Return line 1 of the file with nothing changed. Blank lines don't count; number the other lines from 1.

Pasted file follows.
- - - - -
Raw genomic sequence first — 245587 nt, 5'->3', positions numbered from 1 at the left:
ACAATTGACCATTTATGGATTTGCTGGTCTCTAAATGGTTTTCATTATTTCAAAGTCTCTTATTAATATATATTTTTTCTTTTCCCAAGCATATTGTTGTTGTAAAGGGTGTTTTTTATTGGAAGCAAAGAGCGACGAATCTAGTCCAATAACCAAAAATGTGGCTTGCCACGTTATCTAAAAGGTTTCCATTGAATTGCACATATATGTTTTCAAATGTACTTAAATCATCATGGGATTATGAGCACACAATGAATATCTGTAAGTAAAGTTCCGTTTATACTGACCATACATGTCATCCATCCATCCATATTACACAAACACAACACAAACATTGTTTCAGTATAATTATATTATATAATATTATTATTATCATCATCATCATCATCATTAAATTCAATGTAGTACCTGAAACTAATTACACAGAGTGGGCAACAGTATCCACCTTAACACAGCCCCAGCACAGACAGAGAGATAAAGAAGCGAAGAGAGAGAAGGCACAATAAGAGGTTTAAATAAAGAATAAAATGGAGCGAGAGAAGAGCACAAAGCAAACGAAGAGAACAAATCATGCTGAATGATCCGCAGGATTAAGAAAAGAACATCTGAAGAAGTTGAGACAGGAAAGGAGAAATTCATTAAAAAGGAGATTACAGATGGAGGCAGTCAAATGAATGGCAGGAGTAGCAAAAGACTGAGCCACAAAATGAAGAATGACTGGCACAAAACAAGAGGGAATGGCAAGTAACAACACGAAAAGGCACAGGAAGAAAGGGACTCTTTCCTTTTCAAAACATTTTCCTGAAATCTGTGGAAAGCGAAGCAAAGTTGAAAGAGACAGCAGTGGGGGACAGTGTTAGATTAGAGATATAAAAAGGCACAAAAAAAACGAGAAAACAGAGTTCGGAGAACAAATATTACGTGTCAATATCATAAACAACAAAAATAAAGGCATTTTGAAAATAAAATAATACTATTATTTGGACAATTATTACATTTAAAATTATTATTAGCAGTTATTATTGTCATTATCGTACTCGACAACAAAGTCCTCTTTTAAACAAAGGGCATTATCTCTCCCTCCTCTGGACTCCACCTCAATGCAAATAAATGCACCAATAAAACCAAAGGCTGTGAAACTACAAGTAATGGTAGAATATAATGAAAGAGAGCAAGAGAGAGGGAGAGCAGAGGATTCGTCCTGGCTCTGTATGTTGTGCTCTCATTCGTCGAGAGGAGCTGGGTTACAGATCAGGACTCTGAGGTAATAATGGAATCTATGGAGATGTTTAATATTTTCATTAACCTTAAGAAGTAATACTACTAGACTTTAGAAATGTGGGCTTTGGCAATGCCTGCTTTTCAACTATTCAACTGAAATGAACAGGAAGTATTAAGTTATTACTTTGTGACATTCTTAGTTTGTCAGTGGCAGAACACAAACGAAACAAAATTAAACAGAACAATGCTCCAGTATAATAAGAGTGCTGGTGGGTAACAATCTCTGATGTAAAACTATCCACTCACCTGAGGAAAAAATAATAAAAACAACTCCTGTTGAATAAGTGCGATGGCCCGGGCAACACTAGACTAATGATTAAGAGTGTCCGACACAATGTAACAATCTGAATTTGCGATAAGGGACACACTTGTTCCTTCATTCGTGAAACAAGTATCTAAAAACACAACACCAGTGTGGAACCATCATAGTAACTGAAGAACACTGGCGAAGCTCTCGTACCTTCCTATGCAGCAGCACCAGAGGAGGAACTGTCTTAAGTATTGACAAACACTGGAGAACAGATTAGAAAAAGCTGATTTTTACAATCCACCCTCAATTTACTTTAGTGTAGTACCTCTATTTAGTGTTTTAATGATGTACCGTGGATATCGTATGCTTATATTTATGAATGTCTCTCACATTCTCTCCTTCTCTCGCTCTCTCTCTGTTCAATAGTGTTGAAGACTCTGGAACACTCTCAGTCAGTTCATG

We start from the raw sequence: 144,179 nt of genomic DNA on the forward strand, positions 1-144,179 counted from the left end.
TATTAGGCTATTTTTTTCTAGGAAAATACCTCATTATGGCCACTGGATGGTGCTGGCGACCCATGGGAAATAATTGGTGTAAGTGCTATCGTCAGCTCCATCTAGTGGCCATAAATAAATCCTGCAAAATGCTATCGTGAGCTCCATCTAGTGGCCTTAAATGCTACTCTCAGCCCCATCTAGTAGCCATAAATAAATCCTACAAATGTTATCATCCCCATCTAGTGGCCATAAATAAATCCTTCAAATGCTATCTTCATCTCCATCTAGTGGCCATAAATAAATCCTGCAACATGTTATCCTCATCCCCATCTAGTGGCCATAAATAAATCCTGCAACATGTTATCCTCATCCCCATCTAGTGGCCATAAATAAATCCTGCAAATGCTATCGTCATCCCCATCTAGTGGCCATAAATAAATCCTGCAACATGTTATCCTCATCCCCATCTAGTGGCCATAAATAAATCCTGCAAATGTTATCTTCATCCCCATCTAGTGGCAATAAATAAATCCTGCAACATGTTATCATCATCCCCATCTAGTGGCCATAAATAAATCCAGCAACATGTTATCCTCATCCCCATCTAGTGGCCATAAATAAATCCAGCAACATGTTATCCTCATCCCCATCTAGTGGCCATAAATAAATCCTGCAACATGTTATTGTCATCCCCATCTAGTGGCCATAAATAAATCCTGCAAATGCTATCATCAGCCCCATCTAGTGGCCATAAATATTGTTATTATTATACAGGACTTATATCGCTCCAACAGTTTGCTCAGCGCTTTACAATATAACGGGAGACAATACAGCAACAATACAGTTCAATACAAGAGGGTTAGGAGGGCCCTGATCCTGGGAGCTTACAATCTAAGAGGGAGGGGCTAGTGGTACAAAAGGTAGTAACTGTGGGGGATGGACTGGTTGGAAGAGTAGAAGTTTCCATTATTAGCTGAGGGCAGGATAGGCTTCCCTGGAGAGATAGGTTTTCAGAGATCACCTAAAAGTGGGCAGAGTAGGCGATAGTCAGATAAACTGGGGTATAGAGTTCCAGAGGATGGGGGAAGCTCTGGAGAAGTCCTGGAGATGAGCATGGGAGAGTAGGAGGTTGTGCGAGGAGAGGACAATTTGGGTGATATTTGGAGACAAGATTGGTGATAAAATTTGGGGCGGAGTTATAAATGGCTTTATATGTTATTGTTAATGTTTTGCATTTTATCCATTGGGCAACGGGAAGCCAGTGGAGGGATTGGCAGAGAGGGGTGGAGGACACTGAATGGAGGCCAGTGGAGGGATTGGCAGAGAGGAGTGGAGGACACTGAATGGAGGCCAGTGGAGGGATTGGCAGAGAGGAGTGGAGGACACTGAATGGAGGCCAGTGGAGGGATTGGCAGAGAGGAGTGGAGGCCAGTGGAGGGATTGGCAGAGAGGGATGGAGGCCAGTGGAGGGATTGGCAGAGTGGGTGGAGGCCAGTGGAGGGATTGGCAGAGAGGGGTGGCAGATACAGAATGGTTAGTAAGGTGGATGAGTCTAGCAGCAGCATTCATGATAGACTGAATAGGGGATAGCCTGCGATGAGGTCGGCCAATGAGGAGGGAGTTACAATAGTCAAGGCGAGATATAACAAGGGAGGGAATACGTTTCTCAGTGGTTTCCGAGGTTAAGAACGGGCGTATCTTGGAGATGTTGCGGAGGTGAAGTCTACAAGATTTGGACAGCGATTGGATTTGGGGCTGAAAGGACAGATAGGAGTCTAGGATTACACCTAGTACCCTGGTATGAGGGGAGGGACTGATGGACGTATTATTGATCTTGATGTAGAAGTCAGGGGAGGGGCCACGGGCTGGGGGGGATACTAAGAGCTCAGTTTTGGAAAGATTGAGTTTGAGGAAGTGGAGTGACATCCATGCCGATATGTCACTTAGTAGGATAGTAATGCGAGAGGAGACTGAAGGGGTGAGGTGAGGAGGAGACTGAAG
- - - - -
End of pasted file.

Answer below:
Raw genomic sequence first — 245587 nt, 5'->3', positions numbered from 1 at the left: